Get Ready

Running is one of the easiest fitness programs to start – all you need is a good pair of shoes, motivation and a nice place to run. I know, we make it sound easy – but here we’ve put together a few quick articles to get you started right. So, get ready to run.

1. The Benefits of Running
Running is the best way to stay in shape, get healthy, and use the least amount of equipment. Here are a few reasons to run and a few tips to get and keep you on the road

2. The Perfect Shoe
Your running shoes are the most important part of your running equipment. Finding the right shoe is not difficult, you just need help getting pointed in the right direction

3. How to Run and Still Like it
Most people think that all you do is just put one foot in front of the other and then go as fast as you can for a while. Here are some tips to help take the intimidation out of distance running and keep the fun in

4 Responses to Get Ready

  1. Ron Smith says:

    I quit running several years ago because of knee problems. Over the years, I had 6 scopes and finally a total replacement 3 years ago. I’m walking fairly regularly now, but wanting to do some 5K walks and build up to 5K runs. What’s the best way to get back into running 5K’s and eventually 10K’s?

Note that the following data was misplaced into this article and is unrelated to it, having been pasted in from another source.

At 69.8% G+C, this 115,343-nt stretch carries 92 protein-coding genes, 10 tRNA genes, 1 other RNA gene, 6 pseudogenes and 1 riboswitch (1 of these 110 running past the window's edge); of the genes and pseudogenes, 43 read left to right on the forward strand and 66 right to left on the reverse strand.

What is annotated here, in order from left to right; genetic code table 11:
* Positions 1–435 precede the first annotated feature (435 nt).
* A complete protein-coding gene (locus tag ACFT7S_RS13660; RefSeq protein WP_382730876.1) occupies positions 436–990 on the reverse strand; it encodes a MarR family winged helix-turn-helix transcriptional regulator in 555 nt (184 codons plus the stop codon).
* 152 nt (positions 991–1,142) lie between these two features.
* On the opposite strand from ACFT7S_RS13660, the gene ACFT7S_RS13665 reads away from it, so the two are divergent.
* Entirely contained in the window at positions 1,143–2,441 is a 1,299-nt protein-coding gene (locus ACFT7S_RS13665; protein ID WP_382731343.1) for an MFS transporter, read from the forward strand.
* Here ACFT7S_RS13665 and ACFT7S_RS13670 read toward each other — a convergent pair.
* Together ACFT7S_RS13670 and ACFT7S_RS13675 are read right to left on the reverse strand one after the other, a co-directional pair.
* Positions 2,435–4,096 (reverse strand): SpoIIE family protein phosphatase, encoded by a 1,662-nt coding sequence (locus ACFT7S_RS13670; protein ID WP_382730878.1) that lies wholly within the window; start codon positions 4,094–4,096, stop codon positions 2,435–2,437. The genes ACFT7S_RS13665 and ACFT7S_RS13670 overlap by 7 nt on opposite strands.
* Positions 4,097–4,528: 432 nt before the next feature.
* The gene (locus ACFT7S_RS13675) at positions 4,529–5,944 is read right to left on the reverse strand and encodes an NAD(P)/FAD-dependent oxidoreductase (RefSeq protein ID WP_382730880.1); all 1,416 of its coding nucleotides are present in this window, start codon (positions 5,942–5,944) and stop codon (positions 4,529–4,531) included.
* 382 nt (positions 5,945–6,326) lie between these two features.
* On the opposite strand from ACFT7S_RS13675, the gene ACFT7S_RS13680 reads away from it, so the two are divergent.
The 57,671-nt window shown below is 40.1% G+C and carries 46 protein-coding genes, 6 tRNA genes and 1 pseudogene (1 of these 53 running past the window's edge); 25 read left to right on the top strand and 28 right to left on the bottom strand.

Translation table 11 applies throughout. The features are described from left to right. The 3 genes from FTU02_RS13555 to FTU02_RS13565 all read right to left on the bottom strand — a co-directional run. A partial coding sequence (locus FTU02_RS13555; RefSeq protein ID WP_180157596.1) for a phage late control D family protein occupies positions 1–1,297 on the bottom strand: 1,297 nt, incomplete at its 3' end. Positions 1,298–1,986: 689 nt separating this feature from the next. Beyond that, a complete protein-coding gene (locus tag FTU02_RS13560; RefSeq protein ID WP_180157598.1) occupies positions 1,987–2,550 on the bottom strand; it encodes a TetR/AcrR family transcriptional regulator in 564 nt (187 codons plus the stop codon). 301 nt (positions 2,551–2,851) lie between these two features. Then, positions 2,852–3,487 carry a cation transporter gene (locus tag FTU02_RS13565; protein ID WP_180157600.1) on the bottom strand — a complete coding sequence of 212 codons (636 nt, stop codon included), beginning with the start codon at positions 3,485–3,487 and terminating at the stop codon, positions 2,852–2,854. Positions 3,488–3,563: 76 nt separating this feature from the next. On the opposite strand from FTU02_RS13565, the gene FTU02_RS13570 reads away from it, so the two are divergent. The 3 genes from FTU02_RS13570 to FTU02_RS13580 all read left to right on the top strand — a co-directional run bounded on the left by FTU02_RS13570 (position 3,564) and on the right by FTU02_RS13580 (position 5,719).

2. Jaime Bevan says:

    I have always been a fair-weather runner. I love to run during the spring and summer, but when it starts to get colder outside, I usually stop running until the next warm season. A few weeks ago, I ran a 5K as part of my work team. Unfortunately, I did no running prior to the event to prepare. I finished the 5k in 35 minutes but left with sore calves. My calves hurt so bad that I physically could not walk normally for about two weeks. During this time, I alternated between icing and applying heat to my calves, as well as regularly stretching them. When they stopped hurting, I went out for a run. I stretched well beforehand and made sure I was warmed up before running. However, only a few minutes into the run I could feel the pain coming back in my calves. I continued my one mile run and now my calves are quite sore again. Could I have injured them during the 5k? What’s the best way to go about getting back into a regular running routine without injuring them even more?

  3. Mr. K says:

    Running injuries are common due to 2 main factors…

    1) running on modern surfaces
    2) running in shoes that promote heal striking

    Did you know Abebe Bikila won the olympic gold medal for the Marathon barefoot?

    Did humans evolve to wear shoes? Not until the 1970′s did running shoes (driven by Nike’s marketing) become popular.

    Take some time to look into minimalist and barfoot running practices.

    There are many shoe companies that are working to provide zero drop shoes the provide a “more” natural running experience

  4. LEN BAWDEN says:

    HAD TO QUIT RUNNING FOR THE PAST COUPLE WEEKS. MY RIGHT KNEE WAS VERY SORE. ANY SUGGESTIONS ONLY BEEN RUNNIN OR A FEW MONTHS AND WAS REALLY ENJOYING IT. THANKS LEN.

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